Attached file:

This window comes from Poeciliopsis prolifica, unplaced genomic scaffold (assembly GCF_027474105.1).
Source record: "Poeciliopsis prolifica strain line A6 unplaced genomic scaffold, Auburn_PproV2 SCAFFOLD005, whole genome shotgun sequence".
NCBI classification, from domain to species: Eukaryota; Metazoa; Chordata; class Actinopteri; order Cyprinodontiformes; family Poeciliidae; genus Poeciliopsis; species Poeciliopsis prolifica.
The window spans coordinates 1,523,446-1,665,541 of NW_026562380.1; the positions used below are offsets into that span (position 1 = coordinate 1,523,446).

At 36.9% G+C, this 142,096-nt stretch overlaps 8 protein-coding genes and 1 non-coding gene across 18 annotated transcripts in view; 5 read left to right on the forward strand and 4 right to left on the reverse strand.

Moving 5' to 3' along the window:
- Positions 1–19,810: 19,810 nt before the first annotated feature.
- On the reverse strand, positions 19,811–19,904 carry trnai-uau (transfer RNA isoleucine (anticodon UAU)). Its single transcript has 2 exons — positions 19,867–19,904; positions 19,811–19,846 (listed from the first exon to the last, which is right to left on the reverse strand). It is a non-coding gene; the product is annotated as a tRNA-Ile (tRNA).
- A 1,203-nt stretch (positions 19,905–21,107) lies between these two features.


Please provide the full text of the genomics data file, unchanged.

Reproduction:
This window comes from Poeciliopsis prolifica, unplaced genomic scaffold (assembly GCF_027474105.1).
Source record: "Poeciliopsis prolifica strain line A6 unplaced genomic scaffold, Auburn_PproV2 SCAFFOLD005, whole genome shotgun sequence".
NCBI classification, from domain to species: Eukaryota; Metazoa; Chordata; class Actinopteri; order Cyprinodontiformes; family Poeciliidae; genus Poeciliopsis; species Poeciliopsis prolifica.
The window spans coordinates 1,523,446-1,665,541 of NW_026562380.1; the positions used below are offsets into that span (position 1 = coordinate 1,523,446).

At 36.9% G+C, this 142,096-nt stretch overlaps 8 protein-coding genes and 1 non-coding gene across 18 annotated transcripts in view; 5 read left to right on the forward strand and 4 right to left on the reverse strand.

Moving 5' to 3' along the window:
- Positions 1–19,810: 19,810 nt before the first annotated feature.
- On the reverse strand, positions 19,811–19,904 carry trnai-uau (transfer RNA isoleucine (anticodon UAU)). Its single transcript has 2 exons — positions 19,867–19,904; positions 19,811–19,846 (listed from the first exon to the last, which is right to left on the reverse strand). It is a non-coding gene; the product is annotated as a tRNA-Ile (tRNA).
- A 1,203-nt stretch (positions 19,905–21,107) lies between these two features.